Nothing 'pseudo' about them: Drilling down into the function of pseudophosphatases
Shantá D. Hinton, in the good, old pre-COVID days, delivered what is possibly the world's first scientific lecture on proteins to incorporate a call-and-response format.
Hinton, an associate professor in William & Mary's Department of Biology, had the audience at the university's 2017 Tack Faculty Lecture calling out "kinases!" and "phosphatases!" It was her introduction to the biochemical assembly of enzymes known as phosphatases to a largely lay audience.
Her lab was a pioneer in the study of a group of enzymes known as pseudophosphatases, particularly one known as MK-STYX. Pseudophosphatases were long considered a research dead-end, but Hinton and a handful of other labs discovered that there was nothing pseudo about these proteins.
"I'm still preaching the gospel of MK-STYX," she said in a recent interview. "I will continue that until the day I die. But I am looking forward to adding more pseudophosphatases to my research program."
The gospel of MK-STYX is spreading. Her lab's work on the protein is supported by funding from both the National Institutes of Health and the National Science Foundation. Hinton is the author of "Pseudophosphatase MK‐STYX: the atypical member of the MAP kinase phosphatases," which was featured prominently in The FEBS Journal, a publication of the Federation of European Biochemical Societies.
The FEBS Journal piece is a review article, in essence an overview of investigations, discoveries and prospects of pseudophosphatases, MK-STYK in particular. Hinton explains that she first became interested in MK-STYX when she was a Ph.D. student at Howard University. She kept seeing intriguing papers on pseudophosphatases during her postdoc and early career years.
A phosphatase's job is to attach to a phosphate group in a protein, then delete it. The action changes the protein's functionality. For years, the common perception was that pseudophosphatases were the lazy brothers-in-law within the cellular world: they would grab on, and hold on, to the phosphate group. But they wouldn't finish the job of deletion.
Hinton said labs such as Jack Dixon's at UC San Diego were publishing evidence that pseudophosphatases weren't so very pseudo after all. And then, another paper came out that said an MK-STYX variant was implicated in the development of Ewing sarcoma, a pediatric cancer. Hinton's lab began drilling down into what MK-STYX actually does.
"We began to put the functionality of MK-STYX on the map," she said. "My lab gave the scientific community phenotypes to look at MK-STYX and one of those phenotypes is that it can induce neurites."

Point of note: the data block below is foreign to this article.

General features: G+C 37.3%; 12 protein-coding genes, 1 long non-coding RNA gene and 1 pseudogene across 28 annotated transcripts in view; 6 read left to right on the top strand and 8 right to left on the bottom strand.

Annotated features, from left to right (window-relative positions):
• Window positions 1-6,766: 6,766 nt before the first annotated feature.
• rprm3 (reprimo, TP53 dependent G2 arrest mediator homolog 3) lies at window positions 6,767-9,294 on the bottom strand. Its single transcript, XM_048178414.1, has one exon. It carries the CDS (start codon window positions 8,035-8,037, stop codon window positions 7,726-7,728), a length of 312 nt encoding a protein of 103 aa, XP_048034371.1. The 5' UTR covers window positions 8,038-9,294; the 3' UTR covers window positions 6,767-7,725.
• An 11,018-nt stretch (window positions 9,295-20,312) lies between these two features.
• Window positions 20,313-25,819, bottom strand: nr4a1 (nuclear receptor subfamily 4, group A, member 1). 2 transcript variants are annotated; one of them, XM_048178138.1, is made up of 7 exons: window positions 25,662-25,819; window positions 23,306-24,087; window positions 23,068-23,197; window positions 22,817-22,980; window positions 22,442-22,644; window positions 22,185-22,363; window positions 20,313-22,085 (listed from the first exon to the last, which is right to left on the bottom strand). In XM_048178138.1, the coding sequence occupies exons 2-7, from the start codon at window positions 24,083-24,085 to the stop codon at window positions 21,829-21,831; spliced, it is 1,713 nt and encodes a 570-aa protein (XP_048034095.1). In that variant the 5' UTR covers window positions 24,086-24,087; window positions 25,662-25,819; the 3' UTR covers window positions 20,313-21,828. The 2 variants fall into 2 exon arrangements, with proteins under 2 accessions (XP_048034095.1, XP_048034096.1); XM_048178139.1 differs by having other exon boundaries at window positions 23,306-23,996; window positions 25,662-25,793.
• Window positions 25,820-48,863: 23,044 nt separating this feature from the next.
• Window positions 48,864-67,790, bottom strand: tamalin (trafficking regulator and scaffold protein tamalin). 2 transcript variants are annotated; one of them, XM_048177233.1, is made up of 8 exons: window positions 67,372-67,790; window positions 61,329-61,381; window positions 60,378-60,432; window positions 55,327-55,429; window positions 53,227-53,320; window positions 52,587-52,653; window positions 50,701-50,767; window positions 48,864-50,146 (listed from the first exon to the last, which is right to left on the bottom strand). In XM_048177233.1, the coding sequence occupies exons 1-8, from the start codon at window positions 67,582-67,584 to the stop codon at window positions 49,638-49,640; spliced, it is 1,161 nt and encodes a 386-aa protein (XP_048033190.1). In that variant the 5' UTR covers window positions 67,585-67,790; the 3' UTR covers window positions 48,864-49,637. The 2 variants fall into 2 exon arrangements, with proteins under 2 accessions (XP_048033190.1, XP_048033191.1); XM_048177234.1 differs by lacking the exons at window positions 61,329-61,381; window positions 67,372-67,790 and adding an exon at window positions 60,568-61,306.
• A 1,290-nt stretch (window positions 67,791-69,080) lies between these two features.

Neurites, Hinton explained, are the first stages in the development of neurons, those specialized cells that communicate with other cells through connections known as synapses. She added that another contribution of her lab was to discover MK-STYX's role in the cell's stress response pathway, as it tends to decrease the number and size of stress granules.
"When cells become stressed by any number of environmental factors, they have a protection mechanism, which is stress granules," she said. "However, if the activity of the stress granules becomes prolonged, it could lead to neurological disorders."
The discovery of those two functions of MK-STYX opened doors of research possibilities for Hinton's lab. They can proceed to more detailed structural studies.
"And it's great timing, because now we have the funding to look at both projects," she said.
Thanks to Hinton and a few other researchers, pseudophosphatases are no longer seen as a dead end. MK-STYX and its variant STYXL1 are being investigated by some high-throughput research labs for connections to diseases ranging from arthritis to diabetes, and even cancer and neurodegenerative disorders.
Hinton's lab in William & Mary's Integrated Science Center has traditionally been staffed largely with undergraduates. Now, she has three master's students and the NSF funding has allowed her to hire Lynn Zavada as a lab technician. She said her lab continues to be productive during COVID times.
"The situation is challenging," she said. "But my department has been very gracious. If we write certain protocols and complete certain forms, we can be in the lab. We've been in the lab since August."
Hinton acknowledges that things were "very slow" in the spring and early summer, when she had limited access to the lab. She pointed out that her work, like that of many biologists, is heavily "wet bench," which means they need to be in the lab to work. She took advantage of the slow March to July period by sharpening her own computational skills as well as those of her students.
"I went back and addressed evolutionary questions and other aspects that require a computational approach," Hinton said. "I gave a couple of students those types of projects, too. Hopefully, with the next year—or really less—we'll be publishing from that aspect."
She picked undergrads who are majoring in computer science or CAMS—computational & applied mathematics and statistics—for the computational projects. She meets with them weekly.
"And I force myself to learn things," she said. "So that I can communicate with them and tell them what I want. It also helps me for when I communicate with other labs that have more-computational approaches."
Hinton expanded her renewed interest in the computational side of biochemistry by creating a graduate-level bioinformatics class. The class meets in-person every Wednesday. Each student selects a gene or protein of interest to work on together. It's a learning experience for the professor as well as the students, she says.
"It's active learning. We're learning together," she said. "We have to struggle through this, because we don't want to sit at home. I didn't think that I would teach this course permanently, but after seeing how well it's gone, maybe I will."